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Happy New Year, everyone! I hope the beginning of 2016 finds you looking optimistically at the year ahead. There is something very encouraging about a new year and how we tend to look at it as the start of something better for ourselves. As Time Magazine reported in their list of the most Googled resolutions of 2015, last year found us looking for less stress, better health and more enjoyable work (and strangely, the perfect recipe for kale chips which came in as the second most searched term).

This time of year also brings with it a slew of predictions for what will happen in the economy and the stock market. Fox Business says the U.S. Market will be up 5% this year, Goldman Sachs by way of Fortune Magazine is predicting flat market growth for the S&P and CNBC reports at least one expectation of a major bear market drop of about 20%. There are equally contradictory forecasts on inflation, dollar strength and just about every economic measure about which one can opine.

While these kinds of predictions can be tempting to hold on to, especially as the Dow drops nearly 300 points in its first trading day of 2016, it’s important to realize no one has a crystal ball for what will happen tomorrow, let alone the next 365 days. For the sake of illustrating this point, I’ve gone back to see what some of the experts were projecting a year ago, now that we can compare it to what happened in 2015.

U.S. Markets

Kiplinger: “We expect broad U.S. stock market indices to rise by high-single-digit percentages…up some 9% from recent levels”

CNBC: “The average 2015 forecast of 15 top Wall Street strategists is for a roughly 7.5 percent gain in the S&P”

CNN: “Investing pros surveyed by CNNMoney expect the S&P 500 to climb…8% from Friday’s close.”

Wall Street Journal: “…see the S&P 500 rising 8.2% this year”

What really happened: The S&P 500 Index was down a little less than 1%

International Markets

CNBC: “…potential market volatility around growth scares in China or Europe”

CNN: “…there are a variety of risks…in Japan, a hard landing in China, or a worse-than-expected slowdown in Europe”

Kiplinger: “Europe’s woes will create some compelling bargains”

What really happened: Developed international countries were down about 3% while emerging markets including China were down sharply.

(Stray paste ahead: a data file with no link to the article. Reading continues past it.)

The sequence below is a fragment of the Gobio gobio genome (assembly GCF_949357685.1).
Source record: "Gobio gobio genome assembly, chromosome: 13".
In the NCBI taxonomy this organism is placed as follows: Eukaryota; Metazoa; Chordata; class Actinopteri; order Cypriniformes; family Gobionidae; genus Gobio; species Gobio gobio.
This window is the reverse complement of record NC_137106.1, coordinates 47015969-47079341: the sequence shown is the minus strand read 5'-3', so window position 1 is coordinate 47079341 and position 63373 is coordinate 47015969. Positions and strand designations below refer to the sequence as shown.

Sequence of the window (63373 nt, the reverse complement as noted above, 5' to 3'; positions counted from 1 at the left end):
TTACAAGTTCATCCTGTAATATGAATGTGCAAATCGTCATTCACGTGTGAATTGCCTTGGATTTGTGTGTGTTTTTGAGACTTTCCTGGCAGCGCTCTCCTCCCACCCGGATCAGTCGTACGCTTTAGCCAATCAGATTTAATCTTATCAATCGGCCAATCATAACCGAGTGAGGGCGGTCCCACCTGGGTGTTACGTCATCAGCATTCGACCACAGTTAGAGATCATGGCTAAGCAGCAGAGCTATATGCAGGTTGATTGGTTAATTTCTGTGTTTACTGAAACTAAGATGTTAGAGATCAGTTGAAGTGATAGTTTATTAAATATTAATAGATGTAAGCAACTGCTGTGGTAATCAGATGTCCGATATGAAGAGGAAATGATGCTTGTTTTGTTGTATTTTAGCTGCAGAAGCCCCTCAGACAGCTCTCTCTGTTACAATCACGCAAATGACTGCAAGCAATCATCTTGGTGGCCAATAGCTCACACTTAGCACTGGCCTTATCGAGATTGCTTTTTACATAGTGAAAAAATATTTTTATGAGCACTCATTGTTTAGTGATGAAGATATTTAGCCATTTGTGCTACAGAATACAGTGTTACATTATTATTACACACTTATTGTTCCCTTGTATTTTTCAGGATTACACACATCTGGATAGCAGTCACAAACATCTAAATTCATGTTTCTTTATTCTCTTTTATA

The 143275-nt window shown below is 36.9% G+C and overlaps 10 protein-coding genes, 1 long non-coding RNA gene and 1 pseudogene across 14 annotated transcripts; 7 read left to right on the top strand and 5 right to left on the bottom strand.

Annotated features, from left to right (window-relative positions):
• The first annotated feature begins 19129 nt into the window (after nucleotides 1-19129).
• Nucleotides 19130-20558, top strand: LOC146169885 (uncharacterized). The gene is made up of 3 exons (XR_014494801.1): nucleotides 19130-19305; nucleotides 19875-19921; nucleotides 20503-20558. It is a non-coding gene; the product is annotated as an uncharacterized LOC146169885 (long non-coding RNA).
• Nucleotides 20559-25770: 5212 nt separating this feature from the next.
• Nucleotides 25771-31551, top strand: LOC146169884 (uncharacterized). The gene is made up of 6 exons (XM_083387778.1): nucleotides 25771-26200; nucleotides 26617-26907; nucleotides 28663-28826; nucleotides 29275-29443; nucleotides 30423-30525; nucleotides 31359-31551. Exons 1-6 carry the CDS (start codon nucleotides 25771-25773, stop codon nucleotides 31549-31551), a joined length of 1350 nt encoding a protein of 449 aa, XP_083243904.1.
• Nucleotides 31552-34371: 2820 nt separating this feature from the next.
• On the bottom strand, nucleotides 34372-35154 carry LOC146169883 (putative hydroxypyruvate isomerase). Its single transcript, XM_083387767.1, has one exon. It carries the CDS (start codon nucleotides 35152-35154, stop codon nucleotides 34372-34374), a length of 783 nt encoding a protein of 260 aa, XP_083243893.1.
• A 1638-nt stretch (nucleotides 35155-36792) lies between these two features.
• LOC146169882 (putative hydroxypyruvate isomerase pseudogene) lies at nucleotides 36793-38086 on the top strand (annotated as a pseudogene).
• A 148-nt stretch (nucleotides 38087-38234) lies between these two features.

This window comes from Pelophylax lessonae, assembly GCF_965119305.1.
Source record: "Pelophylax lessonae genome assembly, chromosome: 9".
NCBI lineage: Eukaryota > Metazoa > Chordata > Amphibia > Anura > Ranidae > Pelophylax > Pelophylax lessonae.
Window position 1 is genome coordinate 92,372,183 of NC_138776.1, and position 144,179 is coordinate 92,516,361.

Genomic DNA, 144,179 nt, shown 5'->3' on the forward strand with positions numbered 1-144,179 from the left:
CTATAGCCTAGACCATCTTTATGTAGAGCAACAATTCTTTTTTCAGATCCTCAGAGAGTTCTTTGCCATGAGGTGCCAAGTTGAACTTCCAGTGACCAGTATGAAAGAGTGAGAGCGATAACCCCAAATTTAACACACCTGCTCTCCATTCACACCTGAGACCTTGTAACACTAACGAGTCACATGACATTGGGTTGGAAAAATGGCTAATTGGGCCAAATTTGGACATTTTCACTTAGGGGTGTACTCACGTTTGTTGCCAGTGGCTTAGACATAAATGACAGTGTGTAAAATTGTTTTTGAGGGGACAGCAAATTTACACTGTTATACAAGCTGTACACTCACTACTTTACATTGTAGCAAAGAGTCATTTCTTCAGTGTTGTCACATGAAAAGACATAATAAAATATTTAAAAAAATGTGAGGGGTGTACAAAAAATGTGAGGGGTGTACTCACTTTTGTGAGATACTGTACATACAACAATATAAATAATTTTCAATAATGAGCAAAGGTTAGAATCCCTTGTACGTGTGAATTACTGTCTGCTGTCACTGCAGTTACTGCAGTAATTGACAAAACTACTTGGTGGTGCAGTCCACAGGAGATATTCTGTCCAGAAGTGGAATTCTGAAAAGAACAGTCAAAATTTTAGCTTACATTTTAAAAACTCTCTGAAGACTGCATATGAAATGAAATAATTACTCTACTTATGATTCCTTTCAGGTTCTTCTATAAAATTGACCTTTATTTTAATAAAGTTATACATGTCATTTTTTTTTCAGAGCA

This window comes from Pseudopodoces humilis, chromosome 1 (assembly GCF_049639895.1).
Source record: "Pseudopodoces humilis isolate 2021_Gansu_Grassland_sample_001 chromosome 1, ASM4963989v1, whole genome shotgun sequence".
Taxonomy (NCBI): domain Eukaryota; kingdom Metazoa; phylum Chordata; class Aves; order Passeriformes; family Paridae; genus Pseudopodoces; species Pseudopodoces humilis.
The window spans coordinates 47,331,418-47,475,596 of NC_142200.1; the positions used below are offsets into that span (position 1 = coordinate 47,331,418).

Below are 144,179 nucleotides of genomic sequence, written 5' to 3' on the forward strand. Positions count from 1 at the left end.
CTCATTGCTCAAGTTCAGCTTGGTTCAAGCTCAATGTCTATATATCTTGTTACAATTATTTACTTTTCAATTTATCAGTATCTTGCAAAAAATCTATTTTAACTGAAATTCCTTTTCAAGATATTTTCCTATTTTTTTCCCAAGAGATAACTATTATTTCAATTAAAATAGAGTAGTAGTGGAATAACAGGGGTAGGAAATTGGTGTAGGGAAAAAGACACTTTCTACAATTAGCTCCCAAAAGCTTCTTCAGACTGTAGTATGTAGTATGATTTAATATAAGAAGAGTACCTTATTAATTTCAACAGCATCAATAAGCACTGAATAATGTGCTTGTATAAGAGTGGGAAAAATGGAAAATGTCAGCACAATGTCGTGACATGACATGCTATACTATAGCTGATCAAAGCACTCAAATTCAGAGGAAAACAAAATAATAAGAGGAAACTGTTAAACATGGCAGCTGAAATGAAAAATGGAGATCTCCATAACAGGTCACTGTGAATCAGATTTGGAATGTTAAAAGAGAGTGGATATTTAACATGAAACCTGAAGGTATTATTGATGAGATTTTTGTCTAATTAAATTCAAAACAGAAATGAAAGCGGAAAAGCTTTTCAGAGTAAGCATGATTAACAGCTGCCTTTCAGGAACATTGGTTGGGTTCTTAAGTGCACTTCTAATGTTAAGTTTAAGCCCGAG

Oil Prices

CNN: “Strategists polled by CNNMoney expect crude oil to bounce back from current levels and end next year at about $74 a barrel.”

CNBC: “…analysts expect prices to be higher in the second half of 2015”

Kiplinger: “…oil could dip as low as $75 per barrel…edging back up to $85 to $90 early in 2015.”

What really happened: The price per barrel of oil started 2015 around $53 and ended at roughly $37.

The speculation went on and on, as it is sure to this year as well. Media outlets will ask the experts for their estimations and some will be right and others will be wrong. Of course, they don’t report these predictions in the editorial column. They are served to us as advice, which usually elicits us to take some sort of action. “The market is overpriced – sell now.” “Commodities are cheap – get in at the bottom.” “China is headed for disaster – put all your money in the U.S.” We naturally wind up feeling like we’d be remiss not to take action; either we’re going to miss an opportunity or get leveled by a threat. We believe we must do something now to prepare for what’s next.

To prepare for the future, we can choose to believe the speculators. Of course, the voices telling us what comes next rarely agree and as we’ve seen with 2015, they aren’t always right. The alternative is to prepare for the future by looking to the past. This is what the past tells us about investing in today’s unpredictable world economy:

  1. There is no indication that anyone has been able to foresee future economic and market conditions on a consistent basis.
  2. Investors who have taken action based on headlines and predictions have historically been worse off than if they just bought and held the broad market.
  3. Individuals are better off when they have a long-term strategy that is built to endure a variety of current conditions.
  4. The decisions we can control like the expenses in our portfolios, how much we spend and how much we save will likely have a far greater impact on our plan than whatever happens in the stock market in any 365 day period.

Much like any other resolution you make in 2016, the goal isn’t to make it work for the next year alone. We don’t want lower stress, better health or more fulfilling work temporarily and success in these areas doesn’t come from changing our diets or our jobs every 12 months. Real results come from building a strategy that will endure over time and by making choices that align with our long-term goals. That will remain true of your financial plan no matter what the market does this year or which one of the experts gets to say a year from now “I told you so”.